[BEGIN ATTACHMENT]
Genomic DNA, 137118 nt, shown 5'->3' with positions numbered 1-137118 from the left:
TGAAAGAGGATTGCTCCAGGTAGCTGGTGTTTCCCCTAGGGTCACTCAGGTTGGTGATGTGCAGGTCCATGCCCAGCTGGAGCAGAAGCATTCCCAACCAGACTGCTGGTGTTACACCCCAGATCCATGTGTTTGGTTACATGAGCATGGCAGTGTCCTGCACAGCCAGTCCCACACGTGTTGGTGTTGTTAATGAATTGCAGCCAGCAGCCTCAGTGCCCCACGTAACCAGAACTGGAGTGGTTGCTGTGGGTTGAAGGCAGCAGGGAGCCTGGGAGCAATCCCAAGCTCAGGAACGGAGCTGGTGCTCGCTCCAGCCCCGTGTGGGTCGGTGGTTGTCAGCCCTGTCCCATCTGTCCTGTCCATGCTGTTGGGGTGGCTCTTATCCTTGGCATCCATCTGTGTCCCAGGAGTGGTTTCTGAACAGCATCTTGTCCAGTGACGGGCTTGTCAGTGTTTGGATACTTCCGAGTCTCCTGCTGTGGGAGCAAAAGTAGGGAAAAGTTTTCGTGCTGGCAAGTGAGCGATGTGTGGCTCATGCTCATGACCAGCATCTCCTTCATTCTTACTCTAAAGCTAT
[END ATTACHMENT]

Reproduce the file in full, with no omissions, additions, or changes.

Genomic DNA, 137118 nt, shown 5'->3' with positions numbered 1-137118 from the left:
TGAAAGAGGATTGCTCCAGGTAGCTGGTGTTTCCCCTAGGGTCACTCAGGTTGGTGATGTGCAGGTCCATGCCCAGCTGGAGCAGAAGCATTCCCAACCAGACTGCTGGTGTTACACCCCAGATCCATGTGTTTGGTTACATGAGCATGGCAGTGTCCTGCACAGCCAGTCCCACACGTGTTGGTGTTGTTAATGAATTGCAGCCAGCAGCCTCAGTGCCCCACGTAACCAGAACTGGAGTGGTTGCTGTGGGTTGAAGGCAGCAGGGAGCCTGGGAGCAATCCCAAGCTCAGGAACGGAGCTGGTGCTCGCTCCAGCCCCGTGTGGGTCGGTGGTTGTCAGCCCTGTCCCATCTGTCCTGTCCATGCTGTTGGGGTGGCTCTTATCCTTGGCATCCATCTGTGTCCCAGGAGTGGTTTCTGAACAGCATCTTGTCCAGTGACGGGCTTGTCAGTGTTTGGATACTTCCGAGTCTCCTGCTGTGGGAGCAAAAGTAGGGAAAAGTTTTCGTGCTGGCAAGTGAGCGATGTGTGGCTCATGCTCATGACCAGCATCTCCTTCATTCTTACTCTAAAGCTAT